Stream Sediment Geochemistry in the Mackenzie Mountains

Stream Sediment Geochemistry in the Mackenzie Mountains

geologist walking in stream with white precipitate


Looking at stream sediments provides an effective way to find mineral deposits in remote areas where there is an established drainage network. Weathering of rocks breaks off small bits as silt and sand grains that are washed down stream. Analyzing the chemistry of the sediments in the rivers and valleys gives a snapshot of the rocks upstream allowing large areas to be identified as prospective or not perspective for mineral deposits. The attention of exploration efforts can be focused on the most prospective regions in a very cost effective fashion. Many large mineral deposits that have gone on to become mines were discovered using stream sediments.



The study area is approximately 600 x 450 km and located between the Mackenzie River and the Yukon Border in the Mackenzie Mountains. Sampling stream sediment geochemistry works best in areas with rivers and streams in stable long-established courses and in regions with hills and mountains

Gold grains with scale bar


The Mackenzie Mountains have excellent potential for new mineral deposits.  The region has not seen a lot of prospecting or exploration and yet known deposits such as Mactung, Cantung, Howards Pass are amongst the world’s largest. The surface exposure of mineral deposits can be quite small, but the sampling of streams quickly shows areas where exploration efforts can be focused. The sampling program also collects water samples and the chemical analyses on the sediments and water provide a good indication on the natural variability of metal contents in rivers within the region.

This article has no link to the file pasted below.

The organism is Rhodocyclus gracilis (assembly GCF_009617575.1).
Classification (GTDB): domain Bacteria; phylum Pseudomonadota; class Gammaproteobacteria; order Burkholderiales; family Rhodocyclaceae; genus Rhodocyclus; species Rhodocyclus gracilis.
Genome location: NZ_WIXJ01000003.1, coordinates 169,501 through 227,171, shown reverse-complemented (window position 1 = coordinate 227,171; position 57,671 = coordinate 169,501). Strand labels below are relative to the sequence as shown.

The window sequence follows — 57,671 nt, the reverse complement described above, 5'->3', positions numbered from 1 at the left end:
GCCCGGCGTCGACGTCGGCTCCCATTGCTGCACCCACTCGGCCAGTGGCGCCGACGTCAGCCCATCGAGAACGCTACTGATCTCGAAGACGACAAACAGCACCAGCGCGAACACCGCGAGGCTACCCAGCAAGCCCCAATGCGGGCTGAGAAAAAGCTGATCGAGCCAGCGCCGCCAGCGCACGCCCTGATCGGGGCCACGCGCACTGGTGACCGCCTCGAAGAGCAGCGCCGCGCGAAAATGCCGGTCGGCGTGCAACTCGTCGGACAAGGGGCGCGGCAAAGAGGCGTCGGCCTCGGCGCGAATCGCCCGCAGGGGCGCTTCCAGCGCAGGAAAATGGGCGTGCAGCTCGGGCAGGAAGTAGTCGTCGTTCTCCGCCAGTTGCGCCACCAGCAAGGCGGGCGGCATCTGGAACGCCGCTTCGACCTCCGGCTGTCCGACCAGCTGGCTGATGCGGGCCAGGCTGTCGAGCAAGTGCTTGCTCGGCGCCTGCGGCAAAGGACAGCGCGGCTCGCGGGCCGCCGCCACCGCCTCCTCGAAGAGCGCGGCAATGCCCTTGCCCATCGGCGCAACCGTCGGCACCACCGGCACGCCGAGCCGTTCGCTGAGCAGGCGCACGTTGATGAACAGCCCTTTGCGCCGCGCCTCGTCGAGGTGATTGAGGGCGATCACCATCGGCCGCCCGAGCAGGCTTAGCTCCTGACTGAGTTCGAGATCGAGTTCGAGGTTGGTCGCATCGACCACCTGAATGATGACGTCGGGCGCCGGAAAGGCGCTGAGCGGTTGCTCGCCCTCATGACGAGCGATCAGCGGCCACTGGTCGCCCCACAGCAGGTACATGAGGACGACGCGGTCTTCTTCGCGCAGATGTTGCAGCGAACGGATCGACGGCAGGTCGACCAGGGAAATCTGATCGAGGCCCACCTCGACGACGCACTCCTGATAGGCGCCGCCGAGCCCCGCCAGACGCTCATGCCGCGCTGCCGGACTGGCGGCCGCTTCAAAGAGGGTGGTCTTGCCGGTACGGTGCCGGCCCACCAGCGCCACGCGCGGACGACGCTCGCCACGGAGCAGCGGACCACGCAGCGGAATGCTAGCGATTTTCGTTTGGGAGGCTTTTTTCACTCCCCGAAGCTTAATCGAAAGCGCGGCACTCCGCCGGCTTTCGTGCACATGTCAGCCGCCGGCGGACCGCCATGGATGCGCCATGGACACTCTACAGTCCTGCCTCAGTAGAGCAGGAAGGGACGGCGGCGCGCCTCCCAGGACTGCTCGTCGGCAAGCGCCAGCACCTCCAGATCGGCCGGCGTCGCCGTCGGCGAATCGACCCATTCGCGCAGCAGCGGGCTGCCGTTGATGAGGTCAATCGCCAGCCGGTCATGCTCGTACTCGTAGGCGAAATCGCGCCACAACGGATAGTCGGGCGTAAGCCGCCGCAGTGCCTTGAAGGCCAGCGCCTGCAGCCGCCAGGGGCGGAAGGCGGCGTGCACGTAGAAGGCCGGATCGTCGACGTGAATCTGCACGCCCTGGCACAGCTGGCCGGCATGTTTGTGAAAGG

Geologist sampling stream sediment


The protocols utilized for the survey were developed by the Geological Survey of Canada for the National Geochemical Reconnaissance (NGR) program. By utilizing a standard set of sample collection and analytical techniques, the samples and their results can be included in a national database of geochemical surveys. The national database has been constructed to supply data for resource assessments, mineral exploration, geological mapping, and environmental studies. The sample collection, preparation procedures, and analytical methods are strictly specified and monitored to ensure a high level of quality assurance and quality control, which ensures consistent and reliable results regardless of the area, date of the survey, or the analytical laboratory utilized (Friske and Hornbrook, 1991).

Braided stream in the Mackenzie Mountains


The first NTGO geochemistry survey was published in 2003. Since then nearly the entire area of the Mackenzie Mountains has been covered through a sequence of surveys conducted on an annual basis. All of these survey results have been published to date. Additional surveys will be conducted when the resources are available.

Measuring water quality

Partners and Support

Project Partners:
Geological Survey of Canada
Protected Areas Strategy
Selwyn Resources
North American Tungsten
Canadian Zinc

Scientific Collaborators:
Stephen Day, Geological Survey of Canada
Heather Jamieson, Queens University
Toon Pronk, Government of New Brunswick
Stu Averill, Overburden Drilling Management


Mackenzie Mountains, Surficial Geochemistry, Water Chemistry, Mineral Potential, Mineral Deposits, Stream pH, Stream Conductivity